Radboud Centrum Sociale Wetenschappen

Opleiders in Mens en Maatschappij

One Big Development Cooperation Family? Or not?

In September 2015, world leaders adopted the 17 Sustainable Development Goals (SDGs) in an aim to end poverty, protect the planet and ensure that all people enjoy peace and prosperity by 2030. The SDGs that tackle the well-known global issues, such as ending hunger (SDG 2), achieving quality education for all (SDG 4) and combating climate change (SDG 13), are often deemed most important. However, achieving the first 16 goals would be an enormous challenge without SDG 17 - “strengthen the means of implementation and revitalize the global partnership for sustainable development”.[1]

A successful agenda by 2030, requires active involvement of everyone and cooperation between governments, private sector, and civil society. Over the past 20 years, the reform of the international landscape, the arrival of new actors, as well as new areas for development, has changed the development cooperation system.[2] However, competition amongst NGOs for limited resources and position still characterises development cooperation. At the beginning of this month, 131 Southern Civil Society Organisation wrote an open letter to INGOs, pleading to “work with us, not against us” uniting under the hashtag #ShiftThePower.[3] In this light, the question arises whether the growing diversity of actors are willing to contribute to achieving the agenda are invited to cooperate within the development cooperation system, and if not, how that system needs to change. 

With the arrival of new actors to the field, “traditional” actors in the development field are being challenged, resulting in a competition for funding, legitimacy and recipients..[4] One of the actors that is playing an increasingly important role, yet receives little to no recognition are Private Development Initiatives (PDIs). PDIs are often founded by ‘ordinary’ citizens who, for instance, during trips to developing countries get inspired and want to give back to the community that welcomed them.[5]

These actors contribute to development in a different – non-traditional – way. They normally do not receive funds from large donors and have a voluntary character as most people involved in PDIs combine it with a paid job. They are often small in scale and offer direct support for organisation, communities, or certain groups. PDIs’ work is characterized by a people-to-people approach, having permanent direct contact with the beneficiaries of their programs. Moreover, they have little overhead costs, which ensures that a larger budget could be invested in their projects.[6]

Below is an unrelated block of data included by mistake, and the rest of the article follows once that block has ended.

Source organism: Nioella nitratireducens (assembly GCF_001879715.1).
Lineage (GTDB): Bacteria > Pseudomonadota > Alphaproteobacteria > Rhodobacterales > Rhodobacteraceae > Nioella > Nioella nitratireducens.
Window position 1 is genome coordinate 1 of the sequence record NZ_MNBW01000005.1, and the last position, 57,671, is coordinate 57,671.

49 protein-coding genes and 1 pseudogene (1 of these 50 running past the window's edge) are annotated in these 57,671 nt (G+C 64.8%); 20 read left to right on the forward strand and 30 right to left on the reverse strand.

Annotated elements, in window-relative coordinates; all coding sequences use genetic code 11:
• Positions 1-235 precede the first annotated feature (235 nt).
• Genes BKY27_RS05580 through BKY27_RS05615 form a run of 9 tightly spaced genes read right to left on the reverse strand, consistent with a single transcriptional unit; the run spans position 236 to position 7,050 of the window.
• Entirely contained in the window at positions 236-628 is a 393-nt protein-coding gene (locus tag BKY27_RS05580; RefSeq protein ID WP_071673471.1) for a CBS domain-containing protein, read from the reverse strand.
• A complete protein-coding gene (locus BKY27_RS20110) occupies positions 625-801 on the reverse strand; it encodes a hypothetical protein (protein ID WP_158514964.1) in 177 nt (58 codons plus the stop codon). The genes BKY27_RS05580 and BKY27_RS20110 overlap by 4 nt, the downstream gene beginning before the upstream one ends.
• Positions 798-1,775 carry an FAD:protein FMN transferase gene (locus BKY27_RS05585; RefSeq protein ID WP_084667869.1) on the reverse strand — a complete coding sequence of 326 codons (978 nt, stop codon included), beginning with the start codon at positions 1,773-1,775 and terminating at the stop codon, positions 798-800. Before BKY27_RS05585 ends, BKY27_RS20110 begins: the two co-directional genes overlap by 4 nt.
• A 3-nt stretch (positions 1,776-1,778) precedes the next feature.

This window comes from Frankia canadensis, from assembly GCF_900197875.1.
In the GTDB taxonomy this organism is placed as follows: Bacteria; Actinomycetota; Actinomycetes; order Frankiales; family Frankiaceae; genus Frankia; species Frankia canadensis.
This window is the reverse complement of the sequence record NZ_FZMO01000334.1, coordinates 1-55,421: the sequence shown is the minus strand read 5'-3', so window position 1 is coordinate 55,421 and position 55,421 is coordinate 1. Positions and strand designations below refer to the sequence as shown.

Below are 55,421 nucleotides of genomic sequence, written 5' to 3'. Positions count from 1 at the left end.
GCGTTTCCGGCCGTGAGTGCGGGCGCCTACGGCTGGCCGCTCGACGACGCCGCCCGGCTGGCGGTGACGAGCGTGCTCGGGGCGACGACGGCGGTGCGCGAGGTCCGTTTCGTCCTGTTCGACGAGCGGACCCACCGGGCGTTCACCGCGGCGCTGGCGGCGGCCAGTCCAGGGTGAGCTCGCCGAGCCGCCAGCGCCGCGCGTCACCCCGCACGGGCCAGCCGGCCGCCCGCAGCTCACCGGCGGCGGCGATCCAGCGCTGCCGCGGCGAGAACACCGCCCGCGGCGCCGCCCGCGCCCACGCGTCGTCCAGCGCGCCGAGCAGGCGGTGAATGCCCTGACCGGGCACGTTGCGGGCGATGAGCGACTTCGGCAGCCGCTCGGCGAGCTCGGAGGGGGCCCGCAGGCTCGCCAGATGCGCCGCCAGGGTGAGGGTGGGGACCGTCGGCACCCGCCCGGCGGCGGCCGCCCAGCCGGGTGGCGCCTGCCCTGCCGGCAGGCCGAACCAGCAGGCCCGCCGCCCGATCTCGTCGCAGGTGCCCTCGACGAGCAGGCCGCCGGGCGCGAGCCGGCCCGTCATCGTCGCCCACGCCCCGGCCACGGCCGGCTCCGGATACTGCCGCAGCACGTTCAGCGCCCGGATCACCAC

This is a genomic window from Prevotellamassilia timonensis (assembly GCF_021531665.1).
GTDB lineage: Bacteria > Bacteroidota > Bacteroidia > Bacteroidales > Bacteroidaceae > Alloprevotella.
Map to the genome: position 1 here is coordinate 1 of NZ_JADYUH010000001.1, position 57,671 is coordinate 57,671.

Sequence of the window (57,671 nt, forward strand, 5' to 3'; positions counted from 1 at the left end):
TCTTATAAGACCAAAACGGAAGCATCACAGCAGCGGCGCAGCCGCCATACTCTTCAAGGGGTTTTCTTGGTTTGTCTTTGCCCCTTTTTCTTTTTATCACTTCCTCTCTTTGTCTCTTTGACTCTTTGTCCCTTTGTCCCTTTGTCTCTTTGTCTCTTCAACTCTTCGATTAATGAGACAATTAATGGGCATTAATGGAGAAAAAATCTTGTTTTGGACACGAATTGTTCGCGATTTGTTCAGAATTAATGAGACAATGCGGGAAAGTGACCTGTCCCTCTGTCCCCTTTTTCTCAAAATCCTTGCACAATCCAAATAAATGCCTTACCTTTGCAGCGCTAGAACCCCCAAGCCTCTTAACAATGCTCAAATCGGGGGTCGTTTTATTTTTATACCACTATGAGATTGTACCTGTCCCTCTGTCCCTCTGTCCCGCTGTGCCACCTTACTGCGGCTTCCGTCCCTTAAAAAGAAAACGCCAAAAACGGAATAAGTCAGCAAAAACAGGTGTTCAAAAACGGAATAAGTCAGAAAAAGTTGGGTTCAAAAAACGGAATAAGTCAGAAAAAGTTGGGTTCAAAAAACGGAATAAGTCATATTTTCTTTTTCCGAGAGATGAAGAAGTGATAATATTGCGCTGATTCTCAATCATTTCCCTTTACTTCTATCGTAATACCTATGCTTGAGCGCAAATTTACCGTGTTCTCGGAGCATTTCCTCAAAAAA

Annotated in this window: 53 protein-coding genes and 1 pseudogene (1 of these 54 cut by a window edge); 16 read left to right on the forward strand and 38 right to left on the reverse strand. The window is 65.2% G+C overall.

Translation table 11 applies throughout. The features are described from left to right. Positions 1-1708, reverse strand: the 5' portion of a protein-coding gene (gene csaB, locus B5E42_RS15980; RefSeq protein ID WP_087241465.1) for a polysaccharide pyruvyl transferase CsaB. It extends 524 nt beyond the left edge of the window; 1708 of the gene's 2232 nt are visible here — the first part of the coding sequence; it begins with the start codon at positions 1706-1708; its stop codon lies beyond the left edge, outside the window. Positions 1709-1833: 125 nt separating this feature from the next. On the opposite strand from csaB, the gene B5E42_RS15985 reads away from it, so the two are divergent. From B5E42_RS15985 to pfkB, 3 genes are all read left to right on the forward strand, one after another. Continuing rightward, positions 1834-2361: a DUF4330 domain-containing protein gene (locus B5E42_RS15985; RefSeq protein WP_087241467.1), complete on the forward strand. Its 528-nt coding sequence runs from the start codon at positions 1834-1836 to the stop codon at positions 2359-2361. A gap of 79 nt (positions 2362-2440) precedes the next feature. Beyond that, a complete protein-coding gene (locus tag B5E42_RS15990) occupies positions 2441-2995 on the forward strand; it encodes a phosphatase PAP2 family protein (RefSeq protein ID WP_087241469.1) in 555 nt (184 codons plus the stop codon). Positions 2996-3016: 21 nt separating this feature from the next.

Despite these advantages, PDIs are not always considered part of the larger international development family, as their contributions are not fully recognized and often do not receive any governmental financial support. In the Netherlands, for example, there has been a decline in public and governmental financial support for PDIs in the past ten years. Reasons for this are besides budgetary cuts, also reforms in the criteria for applying to public and governmental financial support, which are often not met by PDIs. As in the Netherlands organisations prepared for the Power of Voices call for funding, PDIs were by forehand already excluded as they could not met the threshold conditions.

SDG 17 calls for the creation of a partnership for sustainable development. Solutions to poverty, inequality, hunger, climate change, among other complex problems that can only be achieved by looking at them from different levels, perspectives, disciplines and ways of working. For this, it is crucial that every actor in the development field - including the PDIs- are recognized for their working ways and impacts. When we talk about development, we talk about inclusion. But how do we expect to achieve an inclusive world if the development agenda is conducted in an excluding way by traditional development actors?

 

This blog was written by Alejandra Flecha Corvetto & Romana Osman, on the lecture on Citizen Initiatives by Sara Kinsbergen

 


[1] UN. (2017). Sustainable Development Goal 17. https://sustainabledevelopment.un.org/sdg17

[2] Alonso, J. A. (2018). Development cooperation to ensure that none be left behind. http://cdp.un.org

[3] OpenDemocracy. (2020). An open letter to International NGOs who are looking to ‘localise’ their operations. https://www.opendemocracy.net/en/transformation/an-open-letter-to-intern...

[4] Kinsbergen, S. (2019). The legitimacy of Dutch do-it-yourself initiatives in Kwale County, Kenya The  

   legitimacy of Dutch do-it-yourself initiatives in Kwale County, Kenya. Third World QuarTerly, 40(10), 1850–

   1868. https://doi.org/10.1080/01436597.2019.1644497

[5] Kinsbergen, S., & Schulpen, L. (2013). From tourist to development worker. Private development initiatives in the Netherlands. https://www.cairn.info/revue-mondes-en-developpement-2013-1-page-49.htm#

[6] Kinsbergen, S., & Schulpen, L. (2013). From tourist to development worker. Private development initiatives in the Netherlands. https://www.cairn.info/revue-mondes-en-developpement-2013-1-page-49.htm#